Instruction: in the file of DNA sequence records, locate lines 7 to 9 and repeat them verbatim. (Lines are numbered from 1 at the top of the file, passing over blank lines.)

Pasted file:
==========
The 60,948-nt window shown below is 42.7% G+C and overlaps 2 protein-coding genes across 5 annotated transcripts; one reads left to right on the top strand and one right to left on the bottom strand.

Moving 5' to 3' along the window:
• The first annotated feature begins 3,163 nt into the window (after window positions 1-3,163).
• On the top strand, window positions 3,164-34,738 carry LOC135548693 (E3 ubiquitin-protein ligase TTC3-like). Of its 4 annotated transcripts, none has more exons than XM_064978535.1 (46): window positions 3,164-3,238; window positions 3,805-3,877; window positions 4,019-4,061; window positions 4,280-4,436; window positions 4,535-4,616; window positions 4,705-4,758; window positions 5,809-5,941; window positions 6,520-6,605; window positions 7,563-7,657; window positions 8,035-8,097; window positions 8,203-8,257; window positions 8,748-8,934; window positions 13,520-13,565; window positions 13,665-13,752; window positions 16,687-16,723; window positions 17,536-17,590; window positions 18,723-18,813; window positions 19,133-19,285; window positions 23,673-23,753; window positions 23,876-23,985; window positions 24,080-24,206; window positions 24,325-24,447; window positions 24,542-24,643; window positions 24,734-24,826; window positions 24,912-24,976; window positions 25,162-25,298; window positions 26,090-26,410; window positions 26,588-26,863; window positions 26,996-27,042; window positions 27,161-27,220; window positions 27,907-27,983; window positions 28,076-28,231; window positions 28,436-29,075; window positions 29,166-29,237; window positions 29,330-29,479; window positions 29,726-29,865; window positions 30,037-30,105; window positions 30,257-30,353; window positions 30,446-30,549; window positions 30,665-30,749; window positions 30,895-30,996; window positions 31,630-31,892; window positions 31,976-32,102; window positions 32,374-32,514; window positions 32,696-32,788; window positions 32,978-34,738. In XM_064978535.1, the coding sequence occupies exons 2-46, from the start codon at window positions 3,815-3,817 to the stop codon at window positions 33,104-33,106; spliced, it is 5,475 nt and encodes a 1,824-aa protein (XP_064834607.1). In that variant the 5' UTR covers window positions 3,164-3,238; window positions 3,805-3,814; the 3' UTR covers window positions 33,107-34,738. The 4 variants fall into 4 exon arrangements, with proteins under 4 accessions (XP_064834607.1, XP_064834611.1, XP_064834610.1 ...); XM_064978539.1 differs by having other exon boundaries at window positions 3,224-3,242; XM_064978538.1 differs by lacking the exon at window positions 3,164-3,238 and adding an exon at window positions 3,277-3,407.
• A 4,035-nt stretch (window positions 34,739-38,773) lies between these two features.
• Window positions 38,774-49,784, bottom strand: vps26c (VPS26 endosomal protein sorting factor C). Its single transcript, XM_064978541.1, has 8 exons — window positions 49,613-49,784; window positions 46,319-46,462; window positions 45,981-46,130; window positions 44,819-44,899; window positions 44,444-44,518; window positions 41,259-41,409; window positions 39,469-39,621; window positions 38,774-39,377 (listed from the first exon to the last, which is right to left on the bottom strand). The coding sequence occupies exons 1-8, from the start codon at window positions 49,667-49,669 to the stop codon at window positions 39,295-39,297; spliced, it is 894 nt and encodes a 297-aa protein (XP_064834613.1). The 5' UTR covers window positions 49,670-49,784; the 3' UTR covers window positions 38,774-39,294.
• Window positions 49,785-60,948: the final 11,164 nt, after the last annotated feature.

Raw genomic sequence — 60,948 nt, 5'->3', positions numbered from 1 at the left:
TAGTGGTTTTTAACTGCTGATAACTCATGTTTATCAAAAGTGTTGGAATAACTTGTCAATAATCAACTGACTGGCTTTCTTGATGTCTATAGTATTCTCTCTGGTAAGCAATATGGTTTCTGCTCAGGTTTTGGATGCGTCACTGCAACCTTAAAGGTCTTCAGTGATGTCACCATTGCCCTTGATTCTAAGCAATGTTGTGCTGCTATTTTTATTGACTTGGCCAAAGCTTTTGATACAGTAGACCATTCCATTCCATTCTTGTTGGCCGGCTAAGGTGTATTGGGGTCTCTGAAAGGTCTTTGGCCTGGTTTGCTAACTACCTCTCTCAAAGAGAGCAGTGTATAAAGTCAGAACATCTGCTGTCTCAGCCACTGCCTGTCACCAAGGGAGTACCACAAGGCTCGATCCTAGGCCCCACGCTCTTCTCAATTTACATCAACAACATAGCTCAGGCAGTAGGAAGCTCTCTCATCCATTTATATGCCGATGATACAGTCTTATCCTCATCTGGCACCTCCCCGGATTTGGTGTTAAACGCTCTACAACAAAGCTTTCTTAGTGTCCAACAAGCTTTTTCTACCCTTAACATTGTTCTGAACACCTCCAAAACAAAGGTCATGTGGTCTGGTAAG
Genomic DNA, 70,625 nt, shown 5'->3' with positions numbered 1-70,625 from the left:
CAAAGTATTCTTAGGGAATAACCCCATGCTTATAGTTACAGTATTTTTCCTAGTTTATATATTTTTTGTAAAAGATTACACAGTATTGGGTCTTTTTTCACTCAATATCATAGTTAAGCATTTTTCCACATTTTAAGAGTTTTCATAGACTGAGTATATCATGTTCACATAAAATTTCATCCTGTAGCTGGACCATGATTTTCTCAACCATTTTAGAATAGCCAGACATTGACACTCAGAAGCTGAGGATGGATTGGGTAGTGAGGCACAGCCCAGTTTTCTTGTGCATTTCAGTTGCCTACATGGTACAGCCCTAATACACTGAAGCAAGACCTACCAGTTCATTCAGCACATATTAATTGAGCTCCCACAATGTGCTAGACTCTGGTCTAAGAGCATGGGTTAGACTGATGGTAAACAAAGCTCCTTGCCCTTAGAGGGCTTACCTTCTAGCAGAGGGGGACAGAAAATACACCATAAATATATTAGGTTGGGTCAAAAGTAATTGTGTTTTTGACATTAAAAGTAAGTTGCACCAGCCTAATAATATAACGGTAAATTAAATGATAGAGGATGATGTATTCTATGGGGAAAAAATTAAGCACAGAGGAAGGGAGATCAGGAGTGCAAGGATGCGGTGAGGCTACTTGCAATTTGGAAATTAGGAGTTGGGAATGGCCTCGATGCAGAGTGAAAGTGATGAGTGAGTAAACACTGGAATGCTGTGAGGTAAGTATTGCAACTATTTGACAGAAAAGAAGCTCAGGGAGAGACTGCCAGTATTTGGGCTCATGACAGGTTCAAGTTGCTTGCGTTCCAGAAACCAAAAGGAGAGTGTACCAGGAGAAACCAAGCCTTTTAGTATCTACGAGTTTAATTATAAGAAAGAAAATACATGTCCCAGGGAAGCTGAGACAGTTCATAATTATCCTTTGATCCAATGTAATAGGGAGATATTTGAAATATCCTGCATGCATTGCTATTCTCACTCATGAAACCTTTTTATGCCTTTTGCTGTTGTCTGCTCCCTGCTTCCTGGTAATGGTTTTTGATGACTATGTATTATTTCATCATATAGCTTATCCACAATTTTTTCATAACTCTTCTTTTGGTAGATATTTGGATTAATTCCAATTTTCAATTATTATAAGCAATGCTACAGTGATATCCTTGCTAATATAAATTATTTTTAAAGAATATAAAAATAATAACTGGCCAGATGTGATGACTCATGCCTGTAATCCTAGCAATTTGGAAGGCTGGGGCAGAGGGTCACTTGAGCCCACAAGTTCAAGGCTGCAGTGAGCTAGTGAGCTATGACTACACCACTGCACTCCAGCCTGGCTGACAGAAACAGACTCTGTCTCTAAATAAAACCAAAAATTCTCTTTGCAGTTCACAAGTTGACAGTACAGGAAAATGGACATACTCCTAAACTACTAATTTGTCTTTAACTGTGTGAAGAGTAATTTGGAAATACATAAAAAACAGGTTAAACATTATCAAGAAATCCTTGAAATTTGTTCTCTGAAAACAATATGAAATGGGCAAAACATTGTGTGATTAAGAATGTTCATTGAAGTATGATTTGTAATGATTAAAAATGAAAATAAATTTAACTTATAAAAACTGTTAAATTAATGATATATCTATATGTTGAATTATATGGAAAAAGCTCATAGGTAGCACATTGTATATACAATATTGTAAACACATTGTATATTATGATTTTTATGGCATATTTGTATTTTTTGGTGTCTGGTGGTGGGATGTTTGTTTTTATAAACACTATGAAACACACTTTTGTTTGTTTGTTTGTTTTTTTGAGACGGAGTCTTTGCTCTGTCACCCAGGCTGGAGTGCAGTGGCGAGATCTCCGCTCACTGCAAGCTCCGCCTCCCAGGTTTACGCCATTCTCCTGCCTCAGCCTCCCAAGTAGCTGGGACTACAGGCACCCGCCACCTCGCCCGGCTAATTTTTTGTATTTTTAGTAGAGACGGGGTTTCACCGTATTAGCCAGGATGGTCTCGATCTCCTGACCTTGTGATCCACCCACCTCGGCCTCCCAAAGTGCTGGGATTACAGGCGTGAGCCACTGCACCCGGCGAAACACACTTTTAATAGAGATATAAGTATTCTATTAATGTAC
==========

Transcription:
• Window positions 49,785-60,948: the final 11,164 nt, after the last annotated feature.

Raw genomic sequence — 60,948 nt, 5'->3', positions numbered from 1 at the left:
TAGTGGTTTTTAACTGCTGATAACTCATGTTTATCAAAAGTGTTGGAATAACTTGTCAATAATCAACTGACTGGCTTTCTTGATGTCTATAGTATTCTCTCTGGTAAGCAATATGGTTTCTGCTCAGGTTTTGGATGCGTCACTGCAACCTTAAAGGTCTTCAGTGATGTCACCATTGCCCTTGATTCTAAGCAATGTTGTGCTGCTATTTTTATTGACTTGGCCAAAGCTTTTGATACAGTAGACCATTCCATTCCATTCTTGTTGGCCGGCTAAGGTGTATTGGGGTCTCTGAAAGGTCTTTGGCCTGGTTTGCTAACTACCTCTCTCAAAGAGAGCAGTGTATAAAGTCAGAACATCTGCTGTCTCAGCCACTGCCTGTCACCAAGGGAGTACCACAAGGCTCGATCCTAGGCCCCACGCTCTTCTCAATTTACATCAACAACATAGCTCAGGCAGTAGGAAGCTCTCTCATCCATTTATATGCCGATGATACAGTCTTATCCTCATCTGGCACCTCCCCGGATTTGGTGTTAAACGCTCTACAACAAAGCTTTCTTAGTGTCCAACAAGCTTTTTCTACCCTTAACATTGTTCTGAACACCTCCAAAACAAAGGTCATGTGGTCTGGTAAG